He picked up a package and found a live rattlesnake inside: 'Do I have any enemies?'

A Northern Pacific rattlesnake recovered by the Sonoma County Reptile Rescue center checks its surroundings in Sebastopol, Calif., on Friday, June 26, 2009. (Photo By Paul Chinn/The San Francisco Chronicle via Getty Images)
A Western rattlesnake, also known as Northern Pacific rattlesnake. The species is rarely found in Southern California, but a man in the Mojave Desert received one in the mail. (Paul Chinn / San Francisco Chronicle via Getty Images )

It’s not every day that someone makes an attempt on your life. But Elijah Bowles believes that’s exactly what happened last week, when he picked up a package at the Twentynine Palms Post Office and found a live rattlesnake inside.

Someone had put cotton balls in the box so postal workers wouldn’t hear the snake's rattle, the 60-year-old truck driver said.

“That’s attempted murder, if you ask me,” he said.

Bowles picked up the package Thursday and asked a friend to open it as they drove away from the post office that serves the Mojave Desert town near Joshua Tree National Park.

“When she opened the box, she threw it at me almost,” he said. “And she says, ‘There’s a snake in there.’”

Bowles pulled over and put the box by the curb, then used a stick to open it. He estimates the snake was about 2 feet long. He called 911 and Animal Control.

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Animal Control picked up the snake, and a San Bernardino County deputy took a report that was forwarded to the U.S. Postal Inspection Service, which is handling the investigation, the Sheriff’s Department said.

Patricia Mendoza, a postal inspector, said in an emailed statement that an investigation is ongoing.

The package, marked "fragile" in black marker, listed as a return address a home in Palm Coast, Fla., but tracking information indicates that it was mailed May 3 in Hayward, Calif.

“This is a first for me,” said Rick Boyd, the Animal Control supervisor for the city of Twentynine Palms, who responded to the incident. It was a Western rattlesnake, he said. The species, also known as the Northern Pacific rattlesnake, is common in Northern California but isn't usually found in Southern California.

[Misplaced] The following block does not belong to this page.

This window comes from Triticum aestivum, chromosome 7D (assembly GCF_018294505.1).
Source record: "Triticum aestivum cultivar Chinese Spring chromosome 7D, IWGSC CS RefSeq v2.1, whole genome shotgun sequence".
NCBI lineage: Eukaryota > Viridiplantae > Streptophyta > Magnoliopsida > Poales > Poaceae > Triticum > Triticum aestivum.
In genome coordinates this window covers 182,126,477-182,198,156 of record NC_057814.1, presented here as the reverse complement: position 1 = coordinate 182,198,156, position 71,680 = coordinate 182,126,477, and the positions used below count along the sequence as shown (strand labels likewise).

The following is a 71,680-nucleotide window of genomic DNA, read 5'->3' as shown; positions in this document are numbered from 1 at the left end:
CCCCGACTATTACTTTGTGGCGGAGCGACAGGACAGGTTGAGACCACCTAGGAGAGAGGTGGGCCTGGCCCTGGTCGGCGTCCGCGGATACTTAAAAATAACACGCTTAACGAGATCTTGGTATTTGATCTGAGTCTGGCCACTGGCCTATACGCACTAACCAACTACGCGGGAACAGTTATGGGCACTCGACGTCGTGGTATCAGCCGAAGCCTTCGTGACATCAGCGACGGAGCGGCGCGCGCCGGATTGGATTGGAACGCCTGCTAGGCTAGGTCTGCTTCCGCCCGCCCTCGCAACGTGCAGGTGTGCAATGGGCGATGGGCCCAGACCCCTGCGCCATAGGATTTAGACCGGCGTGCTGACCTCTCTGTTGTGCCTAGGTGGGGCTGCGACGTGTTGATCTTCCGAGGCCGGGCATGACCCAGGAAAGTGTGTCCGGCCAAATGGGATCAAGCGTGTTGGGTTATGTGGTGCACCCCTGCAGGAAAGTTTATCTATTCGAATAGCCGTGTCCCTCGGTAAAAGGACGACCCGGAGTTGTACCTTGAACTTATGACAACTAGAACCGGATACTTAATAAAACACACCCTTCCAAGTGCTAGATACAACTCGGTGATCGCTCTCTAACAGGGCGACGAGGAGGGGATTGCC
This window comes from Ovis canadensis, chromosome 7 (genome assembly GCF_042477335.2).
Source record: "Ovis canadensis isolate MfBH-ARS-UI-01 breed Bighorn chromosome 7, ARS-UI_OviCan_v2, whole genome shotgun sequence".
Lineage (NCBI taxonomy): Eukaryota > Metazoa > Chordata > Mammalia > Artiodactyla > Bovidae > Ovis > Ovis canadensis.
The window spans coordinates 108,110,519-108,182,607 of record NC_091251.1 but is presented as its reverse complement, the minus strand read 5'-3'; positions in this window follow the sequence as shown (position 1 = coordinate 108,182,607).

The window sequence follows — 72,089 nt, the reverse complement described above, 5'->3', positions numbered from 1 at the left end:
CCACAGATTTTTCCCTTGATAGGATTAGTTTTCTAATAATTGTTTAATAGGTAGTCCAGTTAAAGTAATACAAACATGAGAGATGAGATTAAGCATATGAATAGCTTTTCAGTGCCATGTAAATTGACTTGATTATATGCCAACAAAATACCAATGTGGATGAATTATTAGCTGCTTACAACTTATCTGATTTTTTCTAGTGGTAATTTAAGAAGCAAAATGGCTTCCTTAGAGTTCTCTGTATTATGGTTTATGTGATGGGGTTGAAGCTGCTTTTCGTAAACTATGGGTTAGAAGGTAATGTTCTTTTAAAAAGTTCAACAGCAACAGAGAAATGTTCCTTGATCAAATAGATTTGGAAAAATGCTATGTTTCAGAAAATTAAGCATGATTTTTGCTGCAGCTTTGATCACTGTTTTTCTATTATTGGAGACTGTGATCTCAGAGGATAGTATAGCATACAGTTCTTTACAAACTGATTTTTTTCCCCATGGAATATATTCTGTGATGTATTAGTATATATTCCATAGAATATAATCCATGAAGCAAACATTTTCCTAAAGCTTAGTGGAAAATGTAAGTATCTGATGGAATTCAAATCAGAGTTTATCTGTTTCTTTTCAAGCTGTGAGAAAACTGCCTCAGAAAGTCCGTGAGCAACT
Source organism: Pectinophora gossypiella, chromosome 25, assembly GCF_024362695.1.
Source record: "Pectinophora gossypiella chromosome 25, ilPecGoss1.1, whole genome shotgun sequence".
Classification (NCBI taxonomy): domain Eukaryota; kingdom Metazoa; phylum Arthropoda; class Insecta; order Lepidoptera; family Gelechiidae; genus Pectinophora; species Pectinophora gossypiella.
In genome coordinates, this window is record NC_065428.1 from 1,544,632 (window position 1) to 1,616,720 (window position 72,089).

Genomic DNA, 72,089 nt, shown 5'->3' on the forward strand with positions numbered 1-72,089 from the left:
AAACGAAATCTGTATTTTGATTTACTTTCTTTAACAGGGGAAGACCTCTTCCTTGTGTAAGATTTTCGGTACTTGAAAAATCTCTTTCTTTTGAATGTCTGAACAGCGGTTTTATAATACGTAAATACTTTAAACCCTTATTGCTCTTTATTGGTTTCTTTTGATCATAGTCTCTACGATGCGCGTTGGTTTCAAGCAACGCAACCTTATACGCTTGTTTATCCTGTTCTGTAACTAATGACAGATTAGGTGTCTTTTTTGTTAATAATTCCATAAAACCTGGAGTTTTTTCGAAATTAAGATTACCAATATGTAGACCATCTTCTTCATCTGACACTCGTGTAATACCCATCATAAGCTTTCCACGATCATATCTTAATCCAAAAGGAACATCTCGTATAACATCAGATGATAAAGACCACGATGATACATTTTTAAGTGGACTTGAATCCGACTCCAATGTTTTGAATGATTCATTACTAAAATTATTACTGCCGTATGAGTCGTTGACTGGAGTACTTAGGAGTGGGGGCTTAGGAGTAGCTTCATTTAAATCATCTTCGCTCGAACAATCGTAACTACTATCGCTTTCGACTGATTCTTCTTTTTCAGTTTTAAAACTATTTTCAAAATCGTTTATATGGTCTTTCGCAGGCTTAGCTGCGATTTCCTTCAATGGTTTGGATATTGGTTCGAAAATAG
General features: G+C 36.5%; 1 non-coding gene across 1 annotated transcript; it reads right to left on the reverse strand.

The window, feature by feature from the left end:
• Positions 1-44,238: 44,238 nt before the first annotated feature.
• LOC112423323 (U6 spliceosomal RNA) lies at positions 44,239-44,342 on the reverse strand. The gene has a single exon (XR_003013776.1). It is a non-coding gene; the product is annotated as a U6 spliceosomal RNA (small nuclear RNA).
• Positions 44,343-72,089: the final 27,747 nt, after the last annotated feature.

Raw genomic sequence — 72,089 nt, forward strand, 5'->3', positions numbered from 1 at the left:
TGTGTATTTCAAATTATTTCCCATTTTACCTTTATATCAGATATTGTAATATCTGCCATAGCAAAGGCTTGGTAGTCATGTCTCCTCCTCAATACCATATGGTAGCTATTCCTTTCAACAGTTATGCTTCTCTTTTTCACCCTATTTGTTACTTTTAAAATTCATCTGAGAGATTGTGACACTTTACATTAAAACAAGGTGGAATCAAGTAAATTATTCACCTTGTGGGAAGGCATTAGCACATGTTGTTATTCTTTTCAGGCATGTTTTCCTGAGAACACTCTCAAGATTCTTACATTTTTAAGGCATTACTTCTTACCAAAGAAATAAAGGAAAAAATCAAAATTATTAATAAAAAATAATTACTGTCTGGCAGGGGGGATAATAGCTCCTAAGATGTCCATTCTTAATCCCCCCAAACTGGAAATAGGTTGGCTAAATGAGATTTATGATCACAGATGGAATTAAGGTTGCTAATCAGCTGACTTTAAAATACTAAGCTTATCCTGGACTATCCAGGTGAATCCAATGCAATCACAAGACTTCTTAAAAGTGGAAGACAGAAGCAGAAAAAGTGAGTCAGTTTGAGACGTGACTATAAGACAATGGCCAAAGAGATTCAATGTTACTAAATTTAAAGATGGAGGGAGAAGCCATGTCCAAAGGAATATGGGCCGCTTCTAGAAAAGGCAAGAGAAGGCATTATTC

Boyd said he doesn’t believe it's possible that the snake slithered into the package while it was in transit and noted that it appears to have been intentionally mailed.

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Assassination attempts by rattlesnake have precedent in Southern California.

In 1978, Los Angeles trial attorney Paul Morantz nearly died after he was bitten by a rattlesnake that someone had placed in his mailbox. Police arrested Charles Dederich, who led the Synanon paramilitary cult, against which Morantz had won a judgment, on suspicion of conspiracy to commit murder; they also arrested two of Dederich’s foot soldiers, known as Imperial Marines, on suspicion of attempted murder.

The preliminary hearing featured the snake, floating in formaldehyde, introduced as Exhibit 1. All three men pleaded no contest, avoiding trial.

While the Twentynine Palms incident may seem improbable, it is possible, according to local wildlife experts.

Rattlesnakes are resilient — they can survive for up to six months without food or water, as long as temperatures aren’t too extreme, said Danielle Wall, a snake wrangler who serves the high desert.

“It is 100% possible for a snake to survive in the mail like that, as long as they don’t overheat or freeze,” she said.

Bowles on Monday learned that a second, virtually identical package was recently mailed to his home in Florida. He has directed family members to take it to the police station rather than open it, he said.

“I’m trying to figure out, do I have any enemies?” he said.

“I’m not a gangster,” he added. “I’m a truck driver.”

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This story originally appeared in Los Angeles Times.